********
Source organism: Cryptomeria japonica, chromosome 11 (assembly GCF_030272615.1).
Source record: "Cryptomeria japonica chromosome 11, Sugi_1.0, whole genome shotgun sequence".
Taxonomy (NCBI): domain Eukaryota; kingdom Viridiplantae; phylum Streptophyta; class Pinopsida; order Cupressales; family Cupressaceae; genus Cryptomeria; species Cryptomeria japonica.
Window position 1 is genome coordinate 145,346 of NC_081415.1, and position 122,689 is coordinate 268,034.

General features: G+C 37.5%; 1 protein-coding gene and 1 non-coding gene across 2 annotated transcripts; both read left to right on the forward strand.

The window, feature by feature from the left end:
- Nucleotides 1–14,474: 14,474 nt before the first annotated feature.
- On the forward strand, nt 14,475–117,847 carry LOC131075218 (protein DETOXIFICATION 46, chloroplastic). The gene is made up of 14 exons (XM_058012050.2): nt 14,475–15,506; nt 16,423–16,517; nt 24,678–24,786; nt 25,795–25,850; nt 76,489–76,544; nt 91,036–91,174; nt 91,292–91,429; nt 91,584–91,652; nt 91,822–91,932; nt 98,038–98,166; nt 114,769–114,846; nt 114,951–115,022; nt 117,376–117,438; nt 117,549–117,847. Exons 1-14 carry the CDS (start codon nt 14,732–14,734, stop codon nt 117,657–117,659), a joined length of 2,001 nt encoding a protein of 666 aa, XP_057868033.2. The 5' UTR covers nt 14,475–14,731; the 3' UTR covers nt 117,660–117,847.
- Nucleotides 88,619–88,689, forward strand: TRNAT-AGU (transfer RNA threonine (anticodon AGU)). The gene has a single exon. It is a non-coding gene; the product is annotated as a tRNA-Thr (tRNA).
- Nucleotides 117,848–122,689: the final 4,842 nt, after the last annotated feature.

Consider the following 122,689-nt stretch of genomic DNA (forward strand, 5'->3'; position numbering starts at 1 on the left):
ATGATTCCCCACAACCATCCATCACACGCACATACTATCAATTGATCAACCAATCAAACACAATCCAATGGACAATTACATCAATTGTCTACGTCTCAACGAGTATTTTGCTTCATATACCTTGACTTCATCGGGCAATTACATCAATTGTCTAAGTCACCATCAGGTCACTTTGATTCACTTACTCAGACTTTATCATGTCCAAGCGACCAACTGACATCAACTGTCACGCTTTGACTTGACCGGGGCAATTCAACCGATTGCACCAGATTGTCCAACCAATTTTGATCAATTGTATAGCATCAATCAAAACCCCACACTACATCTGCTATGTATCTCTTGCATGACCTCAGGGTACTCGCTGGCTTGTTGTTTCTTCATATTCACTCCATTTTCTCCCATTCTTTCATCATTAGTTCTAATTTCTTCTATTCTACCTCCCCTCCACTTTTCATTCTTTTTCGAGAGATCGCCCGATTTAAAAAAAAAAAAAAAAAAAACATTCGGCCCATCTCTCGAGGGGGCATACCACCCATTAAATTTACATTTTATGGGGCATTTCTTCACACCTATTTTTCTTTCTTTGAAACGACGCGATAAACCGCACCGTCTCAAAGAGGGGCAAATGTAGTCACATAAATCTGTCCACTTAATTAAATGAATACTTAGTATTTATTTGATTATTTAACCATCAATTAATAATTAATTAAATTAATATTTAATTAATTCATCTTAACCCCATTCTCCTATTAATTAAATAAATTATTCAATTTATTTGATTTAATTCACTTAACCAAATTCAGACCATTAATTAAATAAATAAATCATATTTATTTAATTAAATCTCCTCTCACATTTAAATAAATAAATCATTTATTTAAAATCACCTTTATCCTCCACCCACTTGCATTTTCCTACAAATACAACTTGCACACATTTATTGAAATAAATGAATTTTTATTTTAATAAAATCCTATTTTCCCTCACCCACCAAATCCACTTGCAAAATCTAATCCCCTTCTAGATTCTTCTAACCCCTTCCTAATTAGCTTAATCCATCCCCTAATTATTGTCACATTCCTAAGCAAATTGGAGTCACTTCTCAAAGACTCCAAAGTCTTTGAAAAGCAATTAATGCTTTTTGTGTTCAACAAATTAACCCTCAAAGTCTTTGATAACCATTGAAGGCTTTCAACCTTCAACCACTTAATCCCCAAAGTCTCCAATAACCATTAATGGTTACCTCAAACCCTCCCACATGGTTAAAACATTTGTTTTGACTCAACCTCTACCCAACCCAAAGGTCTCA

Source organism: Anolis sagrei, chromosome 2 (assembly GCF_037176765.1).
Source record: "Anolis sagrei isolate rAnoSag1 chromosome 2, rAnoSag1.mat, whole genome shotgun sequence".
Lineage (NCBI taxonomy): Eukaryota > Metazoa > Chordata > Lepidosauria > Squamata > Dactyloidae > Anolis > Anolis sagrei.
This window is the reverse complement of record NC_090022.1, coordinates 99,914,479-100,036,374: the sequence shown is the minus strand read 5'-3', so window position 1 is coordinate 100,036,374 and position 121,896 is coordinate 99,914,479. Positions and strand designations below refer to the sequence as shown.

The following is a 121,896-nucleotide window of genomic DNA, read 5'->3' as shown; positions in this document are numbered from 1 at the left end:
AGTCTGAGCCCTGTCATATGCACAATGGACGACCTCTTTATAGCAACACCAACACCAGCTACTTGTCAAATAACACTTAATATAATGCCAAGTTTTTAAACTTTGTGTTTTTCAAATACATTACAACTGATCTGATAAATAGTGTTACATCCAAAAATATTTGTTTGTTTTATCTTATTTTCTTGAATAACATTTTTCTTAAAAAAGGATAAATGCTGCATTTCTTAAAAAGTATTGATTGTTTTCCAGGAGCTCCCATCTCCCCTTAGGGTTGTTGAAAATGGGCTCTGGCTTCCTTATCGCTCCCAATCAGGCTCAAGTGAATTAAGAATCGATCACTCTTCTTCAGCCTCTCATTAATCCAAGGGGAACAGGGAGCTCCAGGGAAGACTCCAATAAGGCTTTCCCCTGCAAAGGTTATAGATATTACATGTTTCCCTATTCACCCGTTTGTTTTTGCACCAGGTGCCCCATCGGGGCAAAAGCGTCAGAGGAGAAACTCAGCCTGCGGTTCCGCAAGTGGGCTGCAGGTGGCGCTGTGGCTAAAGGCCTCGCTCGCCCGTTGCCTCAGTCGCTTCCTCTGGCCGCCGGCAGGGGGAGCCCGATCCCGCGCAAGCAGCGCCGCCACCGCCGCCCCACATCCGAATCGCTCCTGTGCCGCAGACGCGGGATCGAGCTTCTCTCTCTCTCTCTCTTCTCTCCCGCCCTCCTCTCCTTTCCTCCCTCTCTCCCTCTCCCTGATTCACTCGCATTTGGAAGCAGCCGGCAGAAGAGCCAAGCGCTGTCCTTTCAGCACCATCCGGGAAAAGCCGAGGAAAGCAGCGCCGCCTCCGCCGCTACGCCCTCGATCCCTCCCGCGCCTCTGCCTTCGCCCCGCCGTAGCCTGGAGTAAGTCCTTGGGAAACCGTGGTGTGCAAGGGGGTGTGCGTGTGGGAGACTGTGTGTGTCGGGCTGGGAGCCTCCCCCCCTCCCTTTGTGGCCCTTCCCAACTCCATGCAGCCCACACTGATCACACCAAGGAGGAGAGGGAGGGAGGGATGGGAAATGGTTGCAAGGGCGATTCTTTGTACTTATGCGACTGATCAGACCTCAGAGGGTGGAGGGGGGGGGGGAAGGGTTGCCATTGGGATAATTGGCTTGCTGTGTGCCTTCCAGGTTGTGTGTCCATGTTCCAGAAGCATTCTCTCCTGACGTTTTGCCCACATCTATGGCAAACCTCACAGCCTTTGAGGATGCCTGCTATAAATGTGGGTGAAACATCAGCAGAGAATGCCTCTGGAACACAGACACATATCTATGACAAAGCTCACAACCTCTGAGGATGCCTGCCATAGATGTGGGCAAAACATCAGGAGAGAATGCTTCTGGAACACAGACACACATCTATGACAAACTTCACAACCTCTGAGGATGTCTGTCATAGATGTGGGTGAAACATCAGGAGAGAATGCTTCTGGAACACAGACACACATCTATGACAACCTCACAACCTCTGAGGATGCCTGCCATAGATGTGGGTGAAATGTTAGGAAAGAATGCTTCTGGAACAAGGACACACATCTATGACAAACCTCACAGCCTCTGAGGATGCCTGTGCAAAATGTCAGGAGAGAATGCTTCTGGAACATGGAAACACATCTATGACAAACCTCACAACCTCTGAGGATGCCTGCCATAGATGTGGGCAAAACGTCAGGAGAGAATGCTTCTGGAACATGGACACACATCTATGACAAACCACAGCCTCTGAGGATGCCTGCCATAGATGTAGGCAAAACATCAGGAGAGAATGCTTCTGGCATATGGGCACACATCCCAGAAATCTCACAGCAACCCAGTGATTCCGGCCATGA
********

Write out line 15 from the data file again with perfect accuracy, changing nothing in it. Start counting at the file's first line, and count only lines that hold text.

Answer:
Lineage (NCBI taxonomy): Eukaryota > Metazoa > Chordata > Lepidosauria > Squamata > Dactyloidae > Anolis > Anolis sagrei.